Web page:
My procrastination is bearing fruit. For a variety of reasons, my preparation of the new course outline has been postponed, delayed, and otherwise interfered with by circumstances that I will claim are out of my control. The result of which is that I’m trying to get a semester’s worth of outline down before Monday’s class start. (Yes, students, even teachers wait until the last minute.) While this is costing me sleep, it’s also allowing me to intersect with reality in a way that I wouldn’t have been able to do – say – two weeks ago.
The new course – Technology, Education, and Culture – has run smack into the “why aren’t teachers using technology?” meme. It’s neither surprising nor ironic that the question is being asked by a group of teachers who use technology and I think the answer to the question is the subject of the course.
The question itself has been around for — gosh — about 2500 years or so. I think Phaedrus asked it of Plato about Socrates. Socrates had the little run in with hemlock before he adopted the new technology (some teachers will do anything to avoid changing a syllabus), but luckily Plato was more receptive and so he adopted the new technology — writing — and we are able to learn about the controversy. Over the years, it’s been kind of a simmering-pot issue on the back of the educational technology stove, but somebody bumped the burner up and it’s starting to boil over.
The (flawed) assumption is that there is a culture of Education or of Technology. The fundamental notion is that the evolution of technology has changed culture. The commonest examples are “the printing press” and “the automobile.” You can throw in “radio,” “movies,” “the microscope,” and “the internet” if you like. Pick your favorite example. They all apply.
My not really expert opinion on this is that there never was *a* culture to change, and since the starting point isn’t a point but rather a collection of different starting points in terms of culture, the effect of a cascade of technologies — not just some arbitrary generic big-T Technology — is not an entree, but a smorgasbord.
Where do we start and why do we have such small plates?
First, we have this big table full of cultures to choose from. We have a lot of “Western culture” here on this end of the table, but not far down there’s a bit of “Eastern.” There’s “American” and a small constellation of stars, stripes, and bibles. And “Canadian” with a broader landscape of languages, tastes, and flavors. There’s cultures of color, and cultures of language, and cultures of ability. It’s not single culture offered — as Serling might say — “for your consideration.”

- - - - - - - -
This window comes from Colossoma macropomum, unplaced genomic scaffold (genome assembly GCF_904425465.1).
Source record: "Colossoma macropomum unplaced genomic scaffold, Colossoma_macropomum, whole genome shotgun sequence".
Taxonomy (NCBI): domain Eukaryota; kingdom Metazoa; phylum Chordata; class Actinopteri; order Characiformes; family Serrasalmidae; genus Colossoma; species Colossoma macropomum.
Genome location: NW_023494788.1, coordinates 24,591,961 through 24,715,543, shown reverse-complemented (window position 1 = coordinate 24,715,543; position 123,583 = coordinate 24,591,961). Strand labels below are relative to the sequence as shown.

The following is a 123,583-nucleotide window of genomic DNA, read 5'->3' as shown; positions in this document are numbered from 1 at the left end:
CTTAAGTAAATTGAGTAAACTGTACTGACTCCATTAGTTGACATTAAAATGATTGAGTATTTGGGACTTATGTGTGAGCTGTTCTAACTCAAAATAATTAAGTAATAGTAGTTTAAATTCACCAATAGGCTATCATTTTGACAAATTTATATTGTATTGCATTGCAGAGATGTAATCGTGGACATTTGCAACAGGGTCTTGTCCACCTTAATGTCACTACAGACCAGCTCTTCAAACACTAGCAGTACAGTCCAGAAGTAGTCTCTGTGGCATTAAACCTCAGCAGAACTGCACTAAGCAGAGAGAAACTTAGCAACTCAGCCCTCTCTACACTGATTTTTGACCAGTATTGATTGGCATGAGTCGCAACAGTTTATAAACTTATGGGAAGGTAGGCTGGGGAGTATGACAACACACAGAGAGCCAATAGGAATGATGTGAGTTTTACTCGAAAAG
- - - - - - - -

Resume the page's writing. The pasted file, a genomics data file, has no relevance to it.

Second, we have this big table full of Educational philosophies and practices. It may be even larger than the first because each culture carries with it twists and variations on the subject. A jumbalaya of elementary philophies and a rich curry of secondary. There’s the eclectic palettes of higher education and the haute cuisine offerings of graduate school. It’s fanned across the continuum of behaviourism, constructivism, and connectivism until the table fairly groans under the load.
Last, we’ve got this steam table covered with hot dishes of technology. Way back there on the far side we have “spoken language” and, next to it, “written language.” There’s some “print” offerings back there and a whole host of offshoot technologies. There’s a swath of communications carafes and another of transportation trenchers. On this end of the table we’ve got the hottest new digital dishes that many are walking past in order to get to their long established favorites. No matter how we urge them, they continue to consume those dishes with which they are most familiar — a kind of comfort food level of adoption. In troubled times, we all tend to retreat to comfort food, so who can blame them?
So? What do we put on our plates? Why do we make the choices we make? Does a culture change a technology? Or does a technology change a culture? Is the purpose of Education to maintain Culture or define it? Does the twitterverse effect your education? Or just your learning? A single Ning doeth not a Culture make, and two Pownces don’t make a trend, but do those technologies each have a culture? Is there an IM culture?
Can teachers teach Shakespeare without learning first to read? Do we care about Shakespeare? Or only about reading? About teaching?
Or is the point to it all the learning?